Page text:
Patrick obtained a B.Sc. (Hons.) in Biology from the University of York, and a PhD in oceanography from the University of Southampton / National Oceanography Centre, UK. He then worked as a postdoc at Woods Hole Oceanographic Institution, and at Nanyang Technological University, before joining the faculty at NTU in 2016. His research currently focuses on coastal carbon cycling, and includes dissolved organic matter optical properties, satellite remote sensing and coral-core palaeo-reconstructions of coastal dissolved organic matter concentrations, photochemical and microbial degradation processes, and variability in coastal inorganic carbon chemistry. In 2017, he started a monthly biogeochemical time series in Singapore that is still continuing, now as part of Singapore’s Marine Environment Sensing Network.

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The Earliest Years: Loess investigation in the Nineteenth Century

Wednesday 15 May 2024, Lecture Theatre 10, Bennett Building, 1.00pm-2.00pm (Geography)

Honorary Professor Ian Smalley, School of Geography, Geology and the Environment, University of Leicester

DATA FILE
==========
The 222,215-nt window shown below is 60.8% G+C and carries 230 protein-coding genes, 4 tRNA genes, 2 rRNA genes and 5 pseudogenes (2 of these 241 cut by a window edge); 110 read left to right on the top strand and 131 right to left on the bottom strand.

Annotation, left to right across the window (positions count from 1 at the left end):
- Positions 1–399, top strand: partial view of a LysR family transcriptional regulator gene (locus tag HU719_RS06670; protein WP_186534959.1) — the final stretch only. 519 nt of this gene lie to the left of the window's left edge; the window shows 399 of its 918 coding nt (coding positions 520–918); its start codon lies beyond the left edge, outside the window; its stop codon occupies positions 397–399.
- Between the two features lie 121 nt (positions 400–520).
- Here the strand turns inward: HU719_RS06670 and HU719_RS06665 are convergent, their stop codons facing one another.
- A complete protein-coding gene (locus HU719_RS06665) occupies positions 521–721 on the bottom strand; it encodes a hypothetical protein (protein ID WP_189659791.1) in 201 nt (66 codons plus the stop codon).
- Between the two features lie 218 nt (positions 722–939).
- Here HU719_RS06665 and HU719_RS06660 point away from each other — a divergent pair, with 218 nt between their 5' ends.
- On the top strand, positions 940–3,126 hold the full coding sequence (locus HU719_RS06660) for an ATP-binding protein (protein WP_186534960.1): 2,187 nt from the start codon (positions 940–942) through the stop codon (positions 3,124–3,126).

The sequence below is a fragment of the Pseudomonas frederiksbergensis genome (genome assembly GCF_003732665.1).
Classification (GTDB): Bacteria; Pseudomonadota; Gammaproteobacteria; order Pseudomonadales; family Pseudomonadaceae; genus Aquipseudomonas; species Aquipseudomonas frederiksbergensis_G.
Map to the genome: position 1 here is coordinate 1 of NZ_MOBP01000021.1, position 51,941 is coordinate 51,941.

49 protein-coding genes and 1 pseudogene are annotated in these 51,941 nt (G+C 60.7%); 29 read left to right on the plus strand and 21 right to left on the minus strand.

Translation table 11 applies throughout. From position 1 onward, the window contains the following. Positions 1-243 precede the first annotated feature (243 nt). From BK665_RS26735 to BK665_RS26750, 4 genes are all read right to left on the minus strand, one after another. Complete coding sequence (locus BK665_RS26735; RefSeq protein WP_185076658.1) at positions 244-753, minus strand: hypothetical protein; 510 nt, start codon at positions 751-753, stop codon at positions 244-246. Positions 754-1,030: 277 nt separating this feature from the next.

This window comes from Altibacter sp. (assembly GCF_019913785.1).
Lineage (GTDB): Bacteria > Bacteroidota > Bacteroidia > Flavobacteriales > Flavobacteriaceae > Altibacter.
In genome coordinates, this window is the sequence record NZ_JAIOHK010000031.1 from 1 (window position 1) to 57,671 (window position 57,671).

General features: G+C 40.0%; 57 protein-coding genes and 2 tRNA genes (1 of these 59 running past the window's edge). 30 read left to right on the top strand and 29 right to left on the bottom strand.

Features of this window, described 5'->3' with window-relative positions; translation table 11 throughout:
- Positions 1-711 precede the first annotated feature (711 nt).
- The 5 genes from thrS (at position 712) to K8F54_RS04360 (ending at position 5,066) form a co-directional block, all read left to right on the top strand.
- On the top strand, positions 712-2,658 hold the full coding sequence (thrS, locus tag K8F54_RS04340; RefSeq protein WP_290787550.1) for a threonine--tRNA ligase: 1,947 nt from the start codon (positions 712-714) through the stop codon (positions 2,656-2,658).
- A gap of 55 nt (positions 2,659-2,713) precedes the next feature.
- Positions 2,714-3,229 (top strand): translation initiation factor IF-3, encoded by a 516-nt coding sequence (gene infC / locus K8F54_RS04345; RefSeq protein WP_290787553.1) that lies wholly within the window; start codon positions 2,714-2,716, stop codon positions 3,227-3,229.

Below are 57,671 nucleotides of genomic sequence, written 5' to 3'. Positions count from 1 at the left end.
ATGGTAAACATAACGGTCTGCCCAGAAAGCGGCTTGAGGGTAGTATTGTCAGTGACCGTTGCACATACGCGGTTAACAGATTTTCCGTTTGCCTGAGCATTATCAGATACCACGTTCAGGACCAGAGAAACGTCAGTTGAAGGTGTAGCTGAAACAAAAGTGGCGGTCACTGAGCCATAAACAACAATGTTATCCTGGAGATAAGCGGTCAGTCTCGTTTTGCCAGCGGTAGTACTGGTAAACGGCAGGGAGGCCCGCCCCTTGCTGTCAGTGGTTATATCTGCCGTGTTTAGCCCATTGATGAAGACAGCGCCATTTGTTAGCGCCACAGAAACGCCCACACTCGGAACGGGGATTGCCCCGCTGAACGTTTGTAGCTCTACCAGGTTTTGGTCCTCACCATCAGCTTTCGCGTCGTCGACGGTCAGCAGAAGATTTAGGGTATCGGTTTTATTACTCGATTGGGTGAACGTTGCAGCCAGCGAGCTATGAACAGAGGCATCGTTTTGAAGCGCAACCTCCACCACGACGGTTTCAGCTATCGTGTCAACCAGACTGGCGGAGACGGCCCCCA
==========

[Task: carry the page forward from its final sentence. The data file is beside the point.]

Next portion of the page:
In the beginning was the word and the word was Loess. In 1824 Karl Caesar von Leonhard fixed the word to the deposit. Loess in Heidelberg; named, defined and described by von Leonhard in 1824:  Section 89 of vol.3 of his ‘Characteristik der Felsarten’ contains the first account of the sedimentary material which we came to know as Loess.

Charles Lyell published vol.3 of ‘The Principles of Geology’ in 1833. This volume contained a small section on loess, on loess in the Rhine valley - in 1833 loess was essentially confined to the Rhine valley. This book introduced loess to the world at large. It is said that his copy reached Charles Darwin in 1834 in Valparaiso, on his great circumnavigation.